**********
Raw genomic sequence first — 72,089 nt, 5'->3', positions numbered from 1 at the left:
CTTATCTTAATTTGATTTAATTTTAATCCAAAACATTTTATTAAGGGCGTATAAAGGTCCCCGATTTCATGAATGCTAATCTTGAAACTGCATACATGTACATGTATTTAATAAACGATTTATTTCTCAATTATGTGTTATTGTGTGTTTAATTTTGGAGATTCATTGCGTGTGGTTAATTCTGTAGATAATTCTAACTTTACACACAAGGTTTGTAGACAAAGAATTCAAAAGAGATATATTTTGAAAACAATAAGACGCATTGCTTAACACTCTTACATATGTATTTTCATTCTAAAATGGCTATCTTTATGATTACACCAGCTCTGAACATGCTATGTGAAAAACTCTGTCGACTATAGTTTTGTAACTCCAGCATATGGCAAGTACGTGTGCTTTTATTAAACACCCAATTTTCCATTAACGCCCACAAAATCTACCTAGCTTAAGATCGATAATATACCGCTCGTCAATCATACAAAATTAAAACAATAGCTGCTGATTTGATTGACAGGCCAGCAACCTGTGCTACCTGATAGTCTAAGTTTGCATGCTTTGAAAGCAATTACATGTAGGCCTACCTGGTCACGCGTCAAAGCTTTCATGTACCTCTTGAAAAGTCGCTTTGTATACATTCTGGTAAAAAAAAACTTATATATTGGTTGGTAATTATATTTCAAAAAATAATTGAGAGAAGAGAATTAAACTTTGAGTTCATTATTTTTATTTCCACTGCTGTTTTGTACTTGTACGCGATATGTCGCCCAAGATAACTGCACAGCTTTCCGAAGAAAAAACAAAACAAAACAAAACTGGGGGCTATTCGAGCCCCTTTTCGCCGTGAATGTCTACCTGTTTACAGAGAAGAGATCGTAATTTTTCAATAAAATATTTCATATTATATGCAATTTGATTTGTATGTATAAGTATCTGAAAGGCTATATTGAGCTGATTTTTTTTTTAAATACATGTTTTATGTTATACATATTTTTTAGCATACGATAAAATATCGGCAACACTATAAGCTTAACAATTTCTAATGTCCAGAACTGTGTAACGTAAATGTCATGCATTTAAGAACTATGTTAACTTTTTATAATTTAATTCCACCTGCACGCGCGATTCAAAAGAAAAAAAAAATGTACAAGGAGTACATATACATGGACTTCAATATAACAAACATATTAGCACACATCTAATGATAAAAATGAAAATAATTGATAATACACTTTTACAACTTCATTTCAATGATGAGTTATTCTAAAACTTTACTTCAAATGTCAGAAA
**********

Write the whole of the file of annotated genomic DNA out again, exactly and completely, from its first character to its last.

Raw genomic sequence first — 72,089 nt, 5'->3', positions numbered from 1 at the left:
CTTATCTTAATTTGATTTAATTTTAATCCAAAACATTTTATTAAGGGCGTATAAAGGTCCCCGATTTCATGAATGCTAATCTTGAAACTGCATACATGTACATGTATTTAATAAACGATTTATTTCTCAATTATGTGTTATTGTGTGTTTAATTTTGGAGATTCATTGCGTGTGGTTAATTCTGTAGATAATTCTAACTTTACACACAAGGTTTGTAGACAAAGAATTCAAAAGAGATATATTTTGAAAACAATAAGACGCATTGCTTAACACTCTTACATATGTATTTTCATTCTAAAATGGCTATCTTTATGATTACACCAGCTCTGAACATGCTATGTGAAAAACTCTGTCGACTATAGTTTTGTAACTCCAGCATATGGCAAGTACGTGTGCTTTTATTAAACACCCAATTTTCCATTAACGCCCACAAAATCTACCTAGCTTAAGATCGATAATATACCGCTCGTCAATCATACAAAATTAAAACAATAGCTGCTGATTTGATTGACAGGCCAGCAACCTGTGCTACCTGATAGTCTAAGTTTGCATGCTTTGAAAGCAATTACATGTAGGCCTACCTGGTCACGCGTCAAAGCTTTCATGTACCTCTTGAAAAGTCGCTTTGTATACATTCTGGTAAAAAAAAACTTATATATTGGTTGGTAATTATATTTCAAAAAATAATTGAGAGAAGAGAATTAAACTTTGAGTTCATTATTTTTATTTCCACTGCTGTTTTGTACTTGTACGCGATATGTCGCCCAAGATAACTGCACAGCTTTCCGAAGAAAAAACAAAACAAAACAAAACTGGGGGCTATTCGAGCCCCTTTTCGCCGTGAATGTCTACCTGTTTACAGAGAAGAGATCGTAATTTTTCAATAAAATATTTCATATTATATGCAATTTGATTTGTATGTATAAGTATCTGAAAGGCTATATTGAGCTGATTTTTTTTTTAAATACATGTTTTATGTTATACATATTTTTTAGCATACGATAAAATATCGGCAACACTATAAGCTTAACAATTTCTAATGTCCAGAACTGTGTAACGTAAATGTCATGCATTTAAGAACTATGTTAACTTTTTATAATTTAATTCCACCTGCACGCGCGATTCAAAAGAAAAAAAAAATGTACAAGGAGTACATATACATGGACTTCAATATAACAAACATATTAGCACACATCTAATGATAAAAATGAAAATAATTGATAATACACTTTTACAACTTCATTTCAATGATGAGTTATTCTAAAACTTTACTTCAAATGTCAGAAA